Federal ergonomic standards that existed 16 years ago for a fleeting two months continue to benefit employers and workers even though they were never implemented.
The government’s bark eventually proved bigger than its bite, which is a good thing, because 16 years ago the Occupational Safety and Health Administration was ready to take a big bite out of employers’ wallets.
The threat of that bite, though, helped propel improved ergonomic practices, which evolved and continue to eliminate injuries, costs and lost work days.
President Bill Clinton signed ergonomic standards into law four days before vacating the White House in January 2001. His successor, President George W. Bush, scuttled the rules two months later.
The rules championed by President Clinton required companies with two or more related injuries to evaluate for ergonomic hazards and reduce exposures by, for example, limiting worker task repetitions or modifying assembly lines.
The back and forth between Presidents Clinton and Bush followed at least a decade of organized labor pushing for ergonomic standards. Labor and Democrats argued they would benefit employers and workers by eliminating workplace injuries.
OSHA estimated the standards would cost employers $4.5 billion annually, but save them $9 billion.
Employers and Republicans fought adoption, arguing they would cost more than $100 billion.
President Bush agreed, calling the new regulations “unduly burdensome and overly broad.”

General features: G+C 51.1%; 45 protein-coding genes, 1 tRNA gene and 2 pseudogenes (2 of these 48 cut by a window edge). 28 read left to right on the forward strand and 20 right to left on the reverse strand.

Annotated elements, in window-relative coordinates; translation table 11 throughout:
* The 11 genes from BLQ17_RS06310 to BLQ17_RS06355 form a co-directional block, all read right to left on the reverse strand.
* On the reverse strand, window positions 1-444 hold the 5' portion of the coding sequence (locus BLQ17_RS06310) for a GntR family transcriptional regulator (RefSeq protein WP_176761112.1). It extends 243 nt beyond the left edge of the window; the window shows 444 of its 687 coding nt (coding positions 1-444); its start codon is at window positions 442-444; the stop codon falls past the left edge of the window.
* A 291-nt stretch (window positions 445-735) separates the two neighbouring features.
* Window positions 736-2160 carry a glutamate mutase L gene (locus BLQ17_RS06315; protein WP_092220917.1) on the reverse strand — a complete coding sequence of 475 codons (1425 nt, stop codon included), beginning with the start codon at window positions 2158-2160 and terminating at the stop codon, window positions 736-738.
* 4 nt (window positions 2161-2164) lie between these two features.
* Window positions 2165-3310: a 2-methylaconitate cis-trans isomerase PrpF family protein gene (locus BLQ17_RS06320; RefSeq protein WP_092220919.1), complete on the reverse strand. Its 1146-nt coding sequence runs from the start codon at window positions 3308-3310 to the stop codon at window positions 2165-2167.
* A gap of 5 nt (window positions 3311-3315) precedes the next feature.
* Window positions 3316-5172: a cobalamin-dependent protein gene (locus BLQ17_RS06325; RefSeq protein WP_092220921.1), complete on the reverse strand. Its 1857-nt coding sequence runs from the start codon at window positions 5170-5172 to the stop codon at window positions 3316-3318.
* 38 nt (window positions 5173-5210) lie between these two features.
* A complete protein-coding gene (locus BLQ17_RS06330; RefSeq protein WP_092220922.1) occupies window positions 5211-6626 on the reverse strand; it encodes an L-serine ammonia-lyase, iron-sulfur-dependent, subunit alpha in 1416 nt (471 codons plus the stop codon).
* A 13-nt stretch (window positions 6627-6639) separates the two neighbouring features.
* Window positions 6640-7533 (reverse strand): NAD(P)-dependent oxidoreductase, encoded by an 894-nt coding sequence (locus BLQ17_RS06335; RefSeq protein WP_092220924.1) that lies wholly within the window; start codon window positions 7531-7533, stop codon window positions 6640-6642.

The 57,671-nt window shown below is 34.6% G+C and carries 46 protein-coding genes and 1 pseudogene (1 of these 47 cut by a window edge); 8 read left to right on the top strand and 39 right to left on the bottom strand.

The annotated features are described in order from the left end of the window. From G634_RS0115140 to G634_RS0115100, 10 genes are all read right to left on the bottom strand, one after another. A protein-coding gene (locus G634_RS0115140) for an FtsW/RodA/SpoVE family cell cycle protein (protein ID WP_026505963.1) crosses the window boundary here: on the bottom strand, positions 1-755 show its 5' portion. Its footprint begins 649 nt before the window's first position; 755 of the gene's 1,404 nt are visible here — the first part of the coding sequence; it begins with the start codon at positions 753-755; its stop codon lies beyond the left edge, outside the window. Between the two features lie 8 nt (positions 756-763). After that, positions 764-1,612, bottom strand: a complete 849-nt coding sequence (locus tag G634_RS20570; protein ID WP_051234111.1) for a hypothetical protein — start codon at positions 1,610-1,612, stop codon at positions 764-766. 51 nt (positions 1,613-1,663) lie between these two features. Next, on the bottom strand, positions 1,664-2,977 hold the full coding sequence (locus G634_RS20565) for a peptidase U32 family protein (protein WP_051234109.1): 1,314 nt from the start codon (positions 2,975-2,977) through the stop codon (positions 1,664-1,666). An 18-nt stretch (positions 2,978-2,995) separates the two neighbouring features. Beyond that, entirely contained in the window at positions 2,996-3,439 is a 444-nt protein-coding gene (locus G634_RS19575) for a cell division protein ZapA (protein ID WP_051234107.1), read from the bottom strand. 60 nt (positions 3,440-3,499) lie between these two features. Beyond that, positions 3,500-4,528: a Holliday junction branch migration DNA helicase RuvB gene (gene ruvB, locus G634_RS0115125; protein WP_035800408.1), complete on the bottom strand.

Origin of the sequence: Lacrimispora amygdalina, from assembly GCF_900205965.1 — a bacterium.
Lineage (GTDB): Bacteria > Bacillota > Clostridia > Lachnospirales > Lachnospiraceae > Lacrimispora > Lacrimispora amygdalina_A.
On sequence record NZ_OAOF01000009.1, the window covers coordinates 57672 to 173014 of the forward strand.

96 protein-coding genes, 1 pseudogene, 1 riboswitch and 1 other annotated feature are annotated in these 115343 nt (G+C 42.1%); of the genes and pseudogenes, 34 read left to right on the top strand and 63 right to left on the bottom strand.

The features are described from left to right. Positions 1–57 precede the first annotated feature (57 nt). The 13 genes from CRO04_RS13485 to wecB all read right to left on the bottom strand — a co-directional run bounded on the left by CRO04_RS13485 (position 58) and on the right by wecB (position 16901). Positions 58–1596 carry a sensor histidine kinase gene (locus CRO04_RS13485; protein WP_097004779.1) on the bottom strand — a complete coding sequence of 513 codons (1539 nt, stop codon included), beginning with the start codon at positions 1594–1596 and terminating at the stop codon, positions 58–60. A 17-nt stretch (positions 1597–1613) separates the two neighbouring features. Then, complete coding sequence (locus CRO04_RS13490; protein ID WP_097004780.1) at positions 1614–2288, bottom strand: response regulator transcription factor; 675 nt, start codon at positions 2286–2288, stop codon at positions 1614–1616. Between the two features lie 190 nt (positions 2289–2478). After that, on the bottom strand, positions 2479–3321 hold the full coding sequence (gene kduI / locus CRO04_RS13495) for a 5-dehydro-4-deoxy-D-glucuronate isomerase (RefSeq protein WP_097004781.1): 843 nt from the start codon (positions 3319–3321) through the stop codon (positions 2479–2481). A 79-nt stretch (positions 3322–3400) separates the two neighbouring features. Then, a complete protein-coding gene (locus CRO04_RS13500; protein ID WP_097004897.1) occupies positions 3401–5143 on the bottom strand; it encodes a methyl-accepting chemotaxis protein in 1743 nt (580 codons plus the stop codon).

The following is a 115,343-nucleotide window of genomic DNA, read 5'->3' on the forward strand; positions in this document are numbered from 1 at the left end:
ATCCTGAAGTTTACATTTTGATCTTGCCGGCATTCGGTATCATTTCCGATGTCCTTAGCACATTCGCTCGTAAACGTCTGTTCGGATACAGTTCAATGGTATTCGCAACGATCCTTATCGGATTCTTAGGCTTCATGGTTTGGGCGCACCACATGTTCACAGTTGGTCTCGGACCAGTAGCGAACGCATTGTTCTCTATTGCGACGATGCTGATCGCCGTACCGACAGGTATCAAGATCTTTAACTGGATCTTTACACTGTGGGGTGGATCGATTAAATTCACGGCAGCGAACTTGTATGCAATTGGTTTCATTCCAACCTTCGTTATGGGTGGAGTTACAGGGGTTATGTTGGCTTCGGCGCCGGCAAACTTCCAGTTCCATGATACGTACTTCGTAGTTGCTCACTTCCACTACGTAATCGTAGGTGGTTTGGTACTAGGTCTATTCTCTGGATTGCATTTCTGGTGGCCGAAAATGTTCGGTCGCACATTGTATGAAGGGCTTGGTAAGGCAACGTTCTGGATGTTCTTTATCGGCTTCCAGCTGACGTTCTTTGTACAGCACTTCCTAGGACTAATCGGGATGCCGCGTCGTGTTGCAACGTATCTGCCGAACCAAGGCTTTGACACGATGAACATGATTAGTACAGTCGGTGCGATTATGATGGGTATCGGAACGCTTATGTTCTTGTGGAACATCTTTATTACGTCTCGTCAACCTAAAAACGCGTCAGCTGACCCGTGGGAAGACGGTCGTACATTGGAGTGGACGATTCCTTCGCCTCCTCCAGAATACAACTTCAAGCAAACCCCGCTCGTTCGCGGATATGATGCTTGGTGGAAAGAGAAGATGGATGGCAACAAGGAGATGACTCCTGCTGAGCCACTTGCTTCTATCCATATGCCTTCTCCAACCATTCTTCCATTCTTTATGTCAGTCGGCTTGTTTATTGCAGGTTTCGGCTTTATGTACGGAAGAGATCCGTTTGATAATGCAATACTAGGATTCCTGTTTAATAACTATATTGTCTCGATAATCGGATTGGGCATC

The ergonomics rules helped fuel this nationwide awareness. They helped sound a wake-up call for employers.
Most distressing, the regulations required paying injured workers nearly their full salary while they were out mending their injuries.
Heck, if that arrangement was available today I might be on the disabled list receiving workers’ comp benefits right now while complaining of a sore-wrist injury rather than standing at my desk writing this column.
You can see why the regulations threw employers into a panic until President Bush calmed their fears.
The standards that never became law still impact businesses and workers though.
They arrived in an era when the frequency of cumulative trauma claims was already a problem. Awareness of the injuries was already building among labor, workers themselves, regulators, claimants attorneys, and claims payors.
Employers learned, during this era, that they were paying for back and carpal tunnel surgeries for simple injuries that could have been prevented with good ergonomics, and treated with physical therapy.
The ergonomics rules helped fuel this nationwide awareness. They helped sound a wake-up call for employers, recalled Sean McDonald, Workforce Strategies Ergonomics Practice Leader at Marsh Risk Consulting.
“Even though it fell apart as a rule, it became known that it was a good business practice,” he said.
At least since 2001, worker injury statistics show cumulative trauma claims have been gradually declining, similar to the long-term decline in overall workers’ comp claims frequency.
This is especially good because today’s injuries tend to be more severe than they were 16 years ago. The rise in comorbidities and an aging workforce make them more challenging today.
So that increased awareness and attention to the need for safety measures to prevent ergonomic-related injuries is even more valuable now than it was back then. &